Zero Waste Kitchen Explained – Tips and Swaps to Get Started

Zero-Waste Kitchen

The kitchen can be a very wasteful room in the house, especially with the large amounts of plastic packaging for food, storage containers and cleaning products. If you are just starting on your low waste and sustainable lifestyle journey, there are a few simple swaps for a zero waste kitchen.

Starting your zero waste journey can be daunting. But not to worry, there is no need to lose sleep over doing it perfectly. Reducing waste is a step by step process that will take time, that’s why we’ve put this list of zero waste tips and swaps for the kitchen together following our own trial and error process.

There are a few principles that are helpful during this process such as always avoiding disposable and single-use products for e.g. paper towels, napkins, plastic etc. The longer a products lifetime, the more sustainable it becomes – in most cases nonetheless.

Purchasing things with intention is also good for reducing waste, environmental impact and the impact on your finances. Let’s take a look at great tips for building a zero waste kitchen.

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Zero Waste Cooking

Use Toxin-Free Utensils

When it’s time to replace your kitchen utensils with something more sustainable and safe, you can’t do better than this non-toxic bamboo or stainless steel cooking utensils. They’re the perfect alternative to plastic ladles and spoons, is healthy, long-lasting, elegant – perfect for a zero waste kitchen. 

Alternatively, silicone sets are also better than plastic if you’re after a softer material than bamboo or stainless steel. Although silicone is still tricky to recycle and usually has to go to a special facility, it can be recycled.

Utensils

If you’d like to learn more about zero waste kitchen utensils overall, read our sustainable cookware for a list of durable items that you will use and love forever.

Ditch the Non-Stick, Go Durable

We don’t often encourage anyone to replace items that are still perfectly functional, but non-stick pans are one exception as it can potentially be toxic. Choosing non-toxic cookware is an absolute must. Stainless steel or cast iron cookware will last longer and have less chance of contaminating your food with toxins.

When it comes to sustainable cookware, being a traditionalist rather than buying into the latest marketing ploy will likely be the safest option in the long run. Most non stick pans doesn’t last forever, it needs replacing even if you’re buying a more expensive brand, so don’t waste your time or money on these. Rather find an alternative both for your health and zero waste goals.

Buy Seasonal Veg Boxes or Grow your Own

Seasonal veg boxes from someone like Riverford contain a lot less packaging as they collect used boxes, is 100% organic and will help you to cook fresh food every week. Cooking from scratch and avoiding processed foods is better for your health and the environment, especially with concerns over the quality of processed foods.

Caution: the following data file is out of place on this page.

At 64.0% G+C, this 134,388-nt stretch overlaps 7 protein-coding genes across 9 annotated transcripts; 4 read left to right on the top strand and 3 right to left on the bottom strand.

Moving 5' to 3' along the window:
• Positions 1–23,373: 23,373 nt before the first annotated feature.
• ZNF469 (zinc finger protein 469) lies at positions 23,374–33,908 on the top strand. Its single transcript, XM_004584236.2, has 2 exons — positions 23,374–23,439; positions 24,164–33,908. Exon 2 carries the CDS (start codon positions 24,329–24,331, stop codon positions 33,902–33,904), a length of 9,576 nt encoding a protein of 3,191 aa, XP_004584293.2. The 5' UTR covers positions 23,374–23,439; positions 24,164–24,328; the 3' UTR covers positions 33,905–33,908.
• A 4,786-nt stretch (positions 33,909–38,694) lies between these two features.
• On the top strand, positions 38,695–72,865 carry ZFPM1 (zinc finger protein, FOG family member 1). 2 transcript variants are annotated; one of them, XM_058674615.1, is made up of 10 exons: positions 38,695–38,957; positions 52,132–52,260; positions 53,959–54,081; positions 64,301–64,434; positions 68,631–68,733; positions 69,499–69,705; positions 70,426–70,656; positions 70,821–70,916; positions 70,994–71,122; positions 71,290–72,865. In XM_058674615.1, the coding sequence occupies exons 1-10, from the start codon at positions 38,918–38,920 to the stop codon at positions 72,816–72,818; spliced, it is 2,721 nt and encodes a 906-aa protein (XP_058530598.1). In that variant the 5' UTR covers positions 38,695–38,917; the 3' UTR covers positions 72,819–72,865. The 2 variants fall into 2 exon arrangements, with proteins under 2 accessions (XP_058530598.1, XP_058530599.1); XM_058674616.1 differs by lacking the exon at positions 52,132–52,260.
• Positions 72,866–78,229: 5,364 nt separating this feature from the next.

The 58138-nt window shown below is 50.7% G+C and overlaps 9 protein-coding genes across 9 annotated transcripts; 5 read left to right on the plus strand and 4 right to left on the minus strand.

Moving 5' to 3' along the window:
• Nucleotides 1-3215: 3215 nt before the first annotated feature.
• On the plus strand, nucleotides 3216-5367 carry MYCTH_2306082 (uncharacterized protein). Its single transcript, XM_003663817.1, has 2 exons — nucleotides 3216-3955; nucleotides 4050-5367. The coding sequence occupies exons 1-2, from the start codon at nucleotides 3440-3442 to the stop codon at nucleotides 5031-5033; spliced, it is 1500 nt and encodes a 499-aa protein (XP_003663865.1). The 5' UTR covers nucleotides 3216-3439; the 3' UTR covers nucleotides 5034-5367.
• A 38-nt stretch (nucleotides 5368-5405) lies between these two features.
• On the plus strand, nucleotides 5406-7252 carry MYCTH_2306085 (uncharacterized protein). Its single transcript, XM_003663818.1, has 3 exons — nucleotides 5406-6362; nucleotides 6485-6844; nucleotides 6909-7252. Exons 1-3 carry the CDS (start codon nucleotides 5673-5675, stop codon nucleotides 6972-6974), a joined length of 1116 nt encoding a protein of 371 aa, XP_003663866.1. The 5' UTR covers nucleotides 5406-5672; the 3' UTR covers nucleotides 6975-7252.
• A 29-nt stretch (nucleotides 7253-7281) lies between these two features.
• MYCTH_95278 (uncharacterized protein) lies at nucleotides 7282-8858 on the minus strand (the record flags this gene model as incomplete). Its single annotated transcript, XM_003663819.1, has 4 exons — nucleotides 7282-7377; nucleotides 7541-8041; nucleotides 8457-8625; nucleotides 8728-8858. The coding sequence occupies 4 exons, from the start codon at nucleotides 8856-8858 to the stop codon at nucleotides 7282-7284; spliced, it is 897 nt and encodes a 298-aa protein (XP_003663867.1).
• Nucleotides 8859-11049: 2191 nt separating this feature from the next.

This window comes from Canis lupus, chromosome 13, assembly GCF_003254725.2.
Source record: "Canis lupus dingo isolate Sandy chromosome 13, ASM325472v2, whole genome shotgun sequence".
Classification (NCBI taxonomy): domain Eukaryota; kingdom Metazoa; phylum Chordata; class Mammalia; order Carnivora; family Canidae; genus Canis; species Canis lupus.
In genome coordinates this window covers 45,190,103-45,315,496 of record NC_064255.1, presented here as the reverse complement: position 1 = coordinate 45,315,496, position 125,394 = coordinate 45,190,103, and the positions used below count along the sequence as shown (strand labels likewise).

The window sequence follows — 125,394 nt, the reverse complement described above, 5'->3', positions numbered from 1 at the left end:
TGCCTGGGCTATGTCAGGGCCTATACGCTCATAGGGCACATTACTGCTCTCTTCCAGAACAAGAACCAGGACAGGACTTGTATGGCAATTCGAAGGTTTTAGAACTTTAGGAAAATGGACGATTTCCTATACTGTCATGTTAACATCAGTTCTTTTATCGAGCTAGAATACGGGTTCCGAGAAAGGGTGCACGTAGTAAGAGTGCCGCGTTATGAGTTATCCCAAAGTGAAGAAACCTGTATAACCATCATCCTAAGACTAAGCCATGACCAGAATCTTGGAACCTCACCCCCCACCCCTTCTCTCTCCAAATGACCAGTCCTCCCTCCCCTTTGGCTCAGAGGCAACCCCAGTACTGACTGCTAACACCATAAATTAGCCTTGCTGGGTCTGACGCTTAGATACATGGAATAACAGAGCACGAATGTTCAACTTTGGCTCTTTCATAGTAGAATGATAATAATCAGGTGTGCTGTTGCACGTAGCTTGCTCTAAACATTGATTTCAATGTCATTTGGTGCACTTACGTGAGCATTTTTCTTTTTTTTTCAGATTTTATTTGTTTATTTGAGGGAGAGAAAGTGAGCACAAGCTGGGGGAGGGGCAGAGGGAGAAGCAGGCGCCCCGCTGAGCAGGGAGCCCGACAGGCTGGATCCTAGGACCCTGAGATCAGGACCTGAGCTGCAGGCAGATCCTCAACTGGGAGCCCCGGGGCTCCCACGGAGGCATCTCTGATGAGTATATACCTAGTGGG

Alternatively, you can buy from your local farmers market.

Growing your own food either indoors or in your garden is also a great option for reducing food packaging, pesticides, carbon emissions and toxins. 

Make Packed Lunch in a Reusable Lunch Box

Meal deal sandwiches and shop-bought lunches almost always come in non-sustainable plastic packaging that will end up in the waste bin. These handy sandwiches can also be very pricey in the long run. Shop bought lunches are often filled with questionable ingredients and/or low-quality produce so making a packed lunch is a much better option for your waistline, health, wallet and environment. 

When it comes to packing your lunch in a reusable container these stainless steel lunchboxes are compact, durable and non-toxic and are perfect for packing last night’s leftover dinner, a salad wrap or even a sandwich. Your health and your finances will love this swap!

Eat more Fresh Veggies

Eating more veggies, especially organic or homegrown veggies helps to reduce waste and your overall environmental impact. According to Spoon Fed by Tim Spector a professor at King’s College London, most of us eat too much meat and can get away with drastically reducing meat consumption and increasing the variety of veg we eat. Following a diet that contains mostly veg is good for your body and the planet.

The worst offenders in the food space are “food-like” products that are mass-produced, often marketed as healthy and wrapped in plastic. These foods usually contain chemicals and way too much packaging. Watch out for meat replacement products as these are oftentimes made of factory-farmed soy, which is damaging to the environment and can be damaging to you. Go for the simple package-free organic vegetable. Back to basics, fresh and whole foods are definitely better all round.